Sunday, July 12, 2009

Zoos, Habit(at)s and Thoughts on Animal and Human Freedom

Ape at zoo looking at the camera
Tiger staring through a fence at camera
In Yann Martel's acclaimed book Life of Pi the first person narrator defends the case for zoos and discusses notions of freedom from the point of view of animals. Some people criticize zoos for being confined spaces as opposed to the natural habitat and forms of life, and it mostly boils down to questions of freedom and happiness.

Are zoos a form of jail for the animals and are they unhappy there? Are they stressed because of all the human attention and the clicking cameras and the pointy fingers?

A zoo is indeed a confined space, but it comes with various advantages. One of them is safety; another is a steady supply of food. In the wild, it is literally a jungle. All the animals need to hunt for food in order to avoid starvation, but with it there is the constant danger of becoming prey to other stronger and fiercer animals. In the zoo, they may lose some of those killer instincts, but they are fed and protected by humans.

In the book, there is an analysis of how animals are actually very conservative creatures. Animals generally prefer recurring habits and routine over going out and searching for adventure beyond their territory or safety zone. It is not out of sheer fun that they go hunting; it is a necessity. If they could stay home and order a pizza, they would immediately opt for that.

When we look at it, we humans are not that different. We also run on routines and safety zones. We are equally traditional deep inside. Although we may have notions of freedom, we often still cling to a “settled life,” having our house, a shelter, a roof over our heads, and we do not roam the country and sleep outside “free as a bird.”

Freedom becomes a matter of expressing one's thoughts and ideas and also in choosing lifestyles and actions that best suit us, with a little of occasional foreign travel thrown in. Yet it is not wild anarchy since life follows its own rhythm; it is dependent on basic necessities and certain habits, whether they be expressed through work, a spouse, or certain recurring reassuring activities.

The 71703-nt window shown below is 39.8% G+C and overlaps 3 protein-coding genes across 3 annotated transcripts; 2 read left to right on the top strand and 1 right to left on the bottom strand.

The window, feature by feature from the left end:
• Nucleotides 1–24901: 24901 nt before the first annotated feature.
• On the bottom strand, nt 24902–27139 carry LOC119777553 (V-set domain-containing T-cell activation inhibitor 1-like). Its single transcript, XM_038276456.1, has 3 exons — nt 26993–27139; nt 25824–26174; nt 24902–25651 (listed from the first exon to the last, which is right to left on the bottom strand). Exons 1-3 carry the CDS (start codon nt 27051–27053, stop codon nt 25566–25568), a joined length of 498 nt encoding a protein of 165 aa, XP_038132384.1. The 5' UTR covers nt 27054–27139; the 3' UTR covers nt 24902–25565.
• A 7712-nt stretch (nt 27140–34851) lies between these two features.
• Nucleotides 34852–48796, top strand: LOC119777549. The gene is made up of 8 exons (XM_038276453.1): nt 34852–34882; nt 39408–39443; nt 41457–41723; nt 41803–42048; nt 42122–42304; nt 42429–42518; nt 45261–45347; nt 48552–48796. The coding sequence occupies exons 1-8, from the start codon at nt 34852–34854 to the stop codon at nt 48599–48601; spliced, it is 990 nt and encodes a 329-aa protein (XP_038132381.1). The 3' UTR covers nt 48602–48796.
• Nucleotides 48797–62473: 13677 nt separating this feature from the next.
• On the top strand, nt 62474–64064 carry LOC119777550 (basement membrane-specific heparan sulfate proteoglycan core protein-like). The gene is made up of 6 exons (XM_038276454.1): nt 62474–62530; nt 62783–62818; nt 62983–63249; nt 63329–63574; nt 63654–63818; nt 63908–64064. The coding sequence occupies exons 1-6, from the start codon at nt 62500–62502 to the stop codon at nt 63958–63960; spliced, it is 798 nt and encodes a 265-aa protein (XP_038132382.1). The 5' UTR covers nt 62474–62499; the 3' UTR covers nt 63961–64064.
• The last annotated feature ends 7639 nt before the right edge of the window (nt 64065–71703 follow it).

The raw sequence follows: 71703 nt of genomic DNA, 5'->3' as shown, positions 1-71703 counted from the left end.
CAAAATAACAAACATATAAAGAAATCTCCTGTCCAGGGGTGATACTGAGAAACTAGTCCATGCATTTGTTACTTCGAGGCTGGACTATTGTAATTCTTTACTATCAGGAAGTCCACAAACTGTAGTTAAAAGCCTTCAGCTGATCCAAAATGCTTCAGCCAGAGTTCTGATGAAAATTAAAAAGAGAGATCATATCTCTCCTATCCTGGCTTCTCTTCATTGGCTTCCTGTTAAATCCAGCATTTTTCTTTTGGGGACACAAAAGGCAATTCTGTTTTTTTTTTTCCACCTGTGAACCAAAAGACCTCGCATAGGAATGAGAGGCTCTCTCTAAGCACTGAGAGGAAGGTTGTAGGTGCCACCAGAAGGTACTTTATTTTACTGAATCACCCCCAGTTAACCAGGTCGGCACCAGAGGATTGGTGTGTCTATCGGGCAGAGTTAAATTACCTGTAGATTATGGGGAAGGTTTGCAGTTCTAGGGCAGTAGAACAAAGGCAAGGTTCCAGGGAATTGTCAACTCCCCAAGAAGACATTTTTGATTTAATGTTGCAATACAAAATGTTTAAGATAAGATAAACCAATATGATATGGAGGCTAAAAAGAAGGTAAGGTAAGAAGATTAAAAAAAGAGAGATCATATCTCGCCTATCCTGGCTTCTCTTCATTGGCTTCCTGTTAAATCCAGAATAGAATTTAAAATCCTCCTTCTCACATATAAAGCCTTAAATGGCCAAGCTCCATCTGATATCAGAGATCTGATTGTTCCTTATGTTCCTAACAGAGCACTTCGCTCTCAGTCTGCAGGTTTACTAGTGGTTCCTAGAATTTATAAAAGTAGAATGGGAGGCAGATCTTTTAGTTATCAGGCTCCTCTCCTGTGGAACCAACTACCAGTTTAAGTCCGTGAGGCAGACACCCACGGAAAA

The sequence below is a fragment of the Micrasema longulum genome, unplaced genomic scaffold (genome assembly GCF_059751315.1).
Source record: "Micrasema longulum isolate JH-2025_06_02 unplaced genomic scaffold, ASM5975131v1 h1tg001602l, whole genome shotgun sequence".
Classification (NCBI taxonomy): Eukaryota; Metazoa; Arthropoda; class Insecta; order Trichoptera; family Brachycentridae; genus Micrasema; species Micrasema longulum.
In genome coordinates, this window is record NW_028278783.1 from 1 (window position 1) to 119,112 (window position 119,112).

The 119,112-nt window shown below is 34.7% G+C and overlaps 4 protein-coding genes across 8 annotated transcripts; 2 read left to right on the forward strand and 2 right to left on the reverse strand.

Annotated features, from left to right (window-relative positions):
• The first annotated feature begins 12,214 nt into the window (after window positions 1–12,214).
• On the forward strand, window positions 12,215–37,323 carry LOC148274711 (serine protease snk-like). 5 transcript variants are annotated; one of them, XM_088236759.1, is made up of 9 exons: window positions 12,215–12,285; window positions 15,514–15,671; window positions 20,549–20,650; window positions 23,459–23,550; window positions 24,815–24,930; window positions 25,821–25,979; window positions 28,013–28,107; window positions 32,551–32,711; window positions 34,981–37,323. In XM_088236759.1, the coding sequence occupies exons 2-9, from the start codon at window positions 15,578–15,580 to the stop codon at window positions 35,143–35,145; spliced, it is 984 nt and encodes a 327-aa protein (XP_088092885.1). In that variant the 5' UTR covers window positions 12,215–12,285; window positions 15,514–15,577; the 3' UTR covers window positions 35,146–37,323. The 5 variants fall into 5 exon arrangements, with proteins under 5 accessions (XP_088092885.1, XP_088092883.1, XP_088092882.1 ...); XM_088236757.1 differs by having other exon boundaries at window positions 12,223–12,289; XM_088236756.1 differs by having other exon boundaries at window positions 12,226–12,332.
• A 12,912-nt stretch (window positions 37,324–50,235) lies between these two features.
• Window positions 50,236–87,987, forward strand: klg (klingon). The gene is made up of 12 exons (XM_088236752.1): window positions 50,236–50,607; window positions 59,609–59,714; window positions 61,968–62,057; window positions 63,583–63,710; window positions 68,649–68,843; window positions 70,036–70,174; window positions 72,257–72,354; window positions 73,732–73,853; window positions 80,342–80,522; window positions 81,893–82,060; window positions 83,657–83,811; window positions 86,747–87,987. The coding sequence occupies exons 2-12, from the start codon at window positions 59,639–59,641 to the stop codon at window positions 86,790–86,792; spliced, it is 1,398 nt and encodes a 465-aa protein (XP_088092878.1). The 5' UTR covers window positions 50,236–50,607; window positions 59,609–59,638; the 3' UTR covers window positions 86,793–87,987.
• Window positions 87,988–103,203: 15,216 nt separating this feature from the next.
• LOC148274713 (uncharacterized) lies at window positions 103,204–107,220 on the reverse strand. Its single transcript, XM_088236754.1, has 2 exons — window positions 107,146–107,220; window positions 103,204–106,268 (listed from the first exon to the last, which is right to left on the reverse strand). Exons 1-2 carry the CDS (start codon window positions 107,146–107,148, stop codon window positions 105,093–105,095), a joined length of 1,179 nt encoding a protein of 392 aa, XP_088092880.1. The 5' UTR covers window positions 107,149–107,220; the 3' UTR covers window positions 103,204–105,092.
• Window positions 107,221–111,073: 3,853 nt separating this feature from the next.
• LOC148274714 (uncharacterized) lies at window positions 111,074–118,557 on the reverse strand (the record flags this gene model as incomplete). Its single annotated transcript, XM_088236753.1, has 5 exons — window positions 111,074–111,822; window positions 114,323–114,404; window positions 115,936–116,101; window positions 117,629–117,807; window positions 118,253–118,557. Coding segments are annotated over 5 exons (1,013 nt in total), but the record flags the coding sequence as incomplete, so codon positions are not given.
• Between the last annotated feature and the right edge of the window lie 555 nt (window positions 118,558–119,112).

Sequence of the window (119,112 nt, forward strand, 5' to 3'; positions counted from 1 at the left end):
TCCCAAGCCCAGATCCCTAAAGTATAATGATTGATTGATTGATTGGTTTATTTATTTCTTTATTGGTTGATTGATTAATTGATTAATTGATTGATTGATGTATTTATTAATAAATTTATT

If animals are taken care of, have enough space and one that reflects their own habitat, when they are fed on a regular basis, then the zoo would seem an ideal place. They would not be able to survive in their natural habitat, the jungle - something the animals in Madagascar realized the hard way - but they would become their own brand of species. And if treated well, it would be a great way to preserve species from extinction. If only, of course, they would adapt to the crazy “famous” lifestyle and the paparazzi of foreign tourists and local people, including swarms of shouting and running kids.


The Prince of Centraxis said...

Humans are similar. They've created cellular zoos for themselves, totally divorced from nature - called cities and towns.
They even lock themselves in their cells at night - the keepers have an easy time of it.

Tomas said...

Wow, all your posts are worthy pondering deeper indeed. That builds trust in you; I even don't fear to joke loudly:
my life is the indwelling in Zoo ... that's my only way to survive, because I am recognized as the disabled for life (out of job and means to survive otherwise than through the charity I receive)
As animals amuse people for food, so I share my insights with all for ... because I am alive.

Duni said...

Life of Pi was a riveting book.
I've always had a special affinity towards animals and never liked the notion of keeping them 'imprisoned' for their sakes as well as our. However, in the light of their diminishing natural habitat, maybe a zoo's the best option.

Great post!

Rchrd said...

Yes! Yes! Yes! In light of the current economic state, maybe zoos are the best places for animals to live in. Habitat loss, extinction, and pollution run rampant as if it is as wild as the wilds it invades.

As it stands, we humans also put ourselves in our own zoos. Most of us live in ivory towers already - detached and careless to the outside world. With food deliveries, the internet, and weather-proof housing, we basically became specimens in our own zoo with ourselves as our keeper.

John said...


Let us not mistake what is best for the animal with the argument of the ethics of zoo-keeping.

Humans do not incarcerate animals out of benevolence. They do this for their own selfish motivations. I am not an activist in this area, but to recast this fact as a virtue would be misleading.

That said, I am glad we have zoos, because without them I would never have got to read this line:

“If only of course they would adapt to the crazy ‘famous’ lifestyle and the paparazzi of foreign tourists and local people, including swarms of shouting and running kids.